"Zwinger" will be launched 30/11/2013 at the Non Fiction Book Fair in Moscow.
Rights sold to: Italy – BOMPIANI (2014), Russia – CORPUS BOOKS (november 2013)
The 15th INTERNATIONAL BOOK FAIR OF HIGH-QUALITY NON-FICTION will take place from 27th of November to 1st of December 2013 in Moscow at the Central House of Artists (10, Krymsky Val str.) (see http://www.moscowbookfair.ru/eng/about.html).
Moscow’s ‘Non/Fiction’ Book Fair runs annually for five days. Last year, the fair united 293 participants from 18 countries of Europe, Asia and America. Publishing houses, book-trade systems, literary communities and culture foundations offered bright and high-quality selection of humanitarian, sci-tech, educational, business, publicistic and fiction literature to all kinds of visitors of the Central House of Artists. In 2012, 31.831 people visited to the Non-Fiction Book Fair.
More than 300 business events such as presentations, meetings and panel discussions were held in 7 discussion spaces during all five days of the exhibition. More than 40 International Guests from Belgium, UK, Germany, Denmark, Israel, Italy, Netherlands, Norway, Poland, USA, Finland, France, Czech Republic, Switzerland, Sweden, Estonia and Japan took part in the Fair, and the programme included more than 300 different events on seven stages, all connected with book publishing, distribution, and promotion of high-quality fiction, humanitarian, and educational literature.
On November 30th at 14.00, in the 1st Seminar Zone of the NON/Fiction fair, Elena Kostioukovitch will be presenting the Russian edition of her ZWINGER novel released by Corpus Books.
Seven wild days in the life of Zwinger’s main character, Victor Sieman, twist together into a tight knot of quest and adventure, where the final, true goal turns out to be finding oneself. The road home and the road to oneself are a classic plot, and the Odysseus-Ulysses of 2005 is a contemporary European intellectual weighted down by knowledge, history, and the baggage of our entire centuries-old culture.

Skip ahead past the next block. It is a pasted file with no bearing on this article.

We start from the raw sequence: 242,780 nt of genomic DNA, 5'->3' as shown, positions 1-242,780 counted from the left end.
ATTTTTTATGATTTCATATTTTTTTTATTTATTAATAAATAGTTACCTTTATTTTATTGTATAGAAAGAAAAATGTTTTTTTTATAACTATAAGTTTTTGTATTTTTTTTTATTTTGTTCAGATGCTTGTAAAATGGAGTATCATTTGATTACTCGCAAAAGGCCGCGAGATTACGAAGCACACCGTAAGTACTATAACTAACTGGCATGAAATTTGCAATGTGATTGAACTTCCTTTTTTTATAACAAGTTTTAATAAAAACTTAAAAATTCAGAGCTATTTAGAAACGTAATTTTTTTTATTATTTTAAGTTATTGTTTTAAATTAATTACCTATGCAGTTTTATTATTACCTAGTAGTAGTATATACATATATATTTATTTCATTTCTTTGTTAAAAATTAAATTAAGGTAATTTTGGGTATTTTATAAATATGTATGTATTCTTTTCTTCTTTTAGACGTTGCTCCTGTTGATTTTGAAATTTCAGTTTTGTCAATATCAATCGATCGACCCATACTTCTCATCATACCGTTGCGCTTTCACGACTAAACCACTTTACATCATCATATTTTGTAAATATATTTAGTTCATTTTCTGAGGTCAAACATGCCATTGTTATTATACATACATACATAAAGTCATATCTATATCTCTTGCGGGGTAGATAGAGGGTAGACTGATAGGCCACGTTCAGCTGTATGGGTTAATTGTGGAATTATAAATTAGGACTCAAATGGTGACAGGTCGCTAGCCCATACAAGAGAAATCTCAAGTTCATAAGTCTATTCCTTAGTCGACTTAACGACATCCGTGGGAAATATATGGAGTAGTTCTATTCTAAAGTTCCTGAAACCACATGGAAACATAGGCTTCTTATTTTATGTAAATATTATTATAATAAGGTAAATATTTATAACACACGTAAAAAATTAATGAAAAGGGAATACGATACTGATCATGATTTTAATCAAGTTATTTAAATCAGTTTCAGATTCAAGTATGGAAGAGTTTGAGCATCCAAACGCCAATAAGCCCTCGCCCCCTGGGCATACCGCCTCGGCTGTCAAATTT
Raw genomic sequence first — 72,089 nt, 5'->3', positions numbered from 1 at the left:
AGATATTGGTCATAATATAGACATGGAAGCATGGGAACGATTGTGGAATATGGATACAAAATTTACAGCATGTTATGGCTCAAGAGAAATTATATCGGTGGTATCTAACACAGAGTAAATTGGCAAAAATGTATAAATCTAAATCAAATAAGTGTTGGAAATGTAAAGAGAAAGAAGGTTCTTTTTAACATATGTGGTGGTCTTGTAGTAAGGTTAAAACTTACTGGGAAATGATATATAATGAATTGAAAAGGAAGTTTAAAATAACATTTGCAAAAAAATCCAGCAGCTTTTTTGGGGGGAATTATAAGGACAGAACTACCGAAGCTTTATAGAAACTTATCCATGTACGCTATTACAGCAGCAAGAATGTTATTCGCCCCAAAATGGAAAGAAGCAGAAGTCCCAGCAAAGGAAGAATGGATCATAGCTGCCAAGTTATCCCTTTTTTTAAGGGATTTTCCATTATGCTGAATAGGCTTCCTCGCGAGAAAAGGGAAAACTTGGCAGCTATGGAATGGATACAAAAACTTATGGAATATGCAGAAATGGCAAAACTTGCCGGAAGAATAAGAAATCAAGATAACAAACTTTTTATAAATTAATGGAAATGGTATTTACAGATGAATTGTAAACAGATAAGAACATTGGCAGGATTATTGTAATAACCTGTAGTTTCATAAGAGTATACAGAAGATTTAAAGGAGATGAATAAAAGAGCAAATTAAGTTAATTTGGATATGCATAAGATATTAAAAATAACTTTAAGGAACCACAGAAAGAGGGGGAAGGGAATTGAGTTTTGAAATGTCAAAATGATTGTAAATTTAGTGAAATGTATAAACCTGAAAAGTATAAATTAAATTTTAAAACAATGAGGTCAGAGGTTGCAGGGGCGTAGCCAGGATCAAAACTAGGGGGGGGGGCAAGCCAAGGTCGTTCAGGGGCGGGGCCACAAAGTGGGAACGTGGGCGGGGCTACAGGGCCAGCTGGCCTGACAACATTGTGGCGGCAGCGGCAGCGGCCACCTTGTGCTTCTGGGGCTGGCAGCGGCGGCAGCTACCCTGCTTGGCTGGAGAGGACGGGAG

Victor Sieman works for a book publisher, specializing in books on historical archives. As he is preparing to leave for the 2005 Frankfurt Book Fair, he gets a strange phone call. Someone is offering to sell him family documents related to his grandfather's wartime past. His grandfather (modelled on the author's grandfather, Leonid Volynsky) was in Dresden in the first seven days of May 1945, leading the search for paintings from the Dresden Art Museum hidden by the Nazis – and almost paid for it with his freedom and his life.
Now Victor has only seven days to recover his family's papers and uncover details from his family's past – his mother's death, his mysterious father – while keeping up with his important assignment, and searching for the French girl Mireille, who has possibly gotten entangled in a web of secrets, intrigues, threats and cruelty. And what if Mireille is just a tool of her devious puppetmasters?
Rare documents, discoveries and revelations await our hero at every turn – a roller coaster ride through a spy novel together with a criminal thriller, wartime drama, professional journalism (with an insider's knowledge of the book business), and autobiography. The wartime events are meticulously researched and based on the author's family history, and the Moscow Olympics were experienced by the author directly. There is no hearsay in this book: everything is based either in personal memory, or in the hard memory of documents.
In the vortex of Victor's adventures, we find Ukrainian laborers in today's Europe, KGB agents from Brezhnev's time, journalists from «Voice of…» radio stations before and after the fall of the Berlin Wall, and Russian mafia thugs busy colonizing the world.
In a magic kaleidoscope of this novel, there is a succession of personages, some of them famous, others no. Of people whose way of thinking is lofty and sublime. Of Russian and European intellectuals, heroes of our time and of recent age, - with all their particulars and passions attached. While anything is perfect with novel’s adequacy and intriguing plot, its text is a pure delight. Worthy text from the creator of Russian Eco.
- Sasha Sokolov, the author of School for Fools, from the blurb of the Russian edition of Zwinger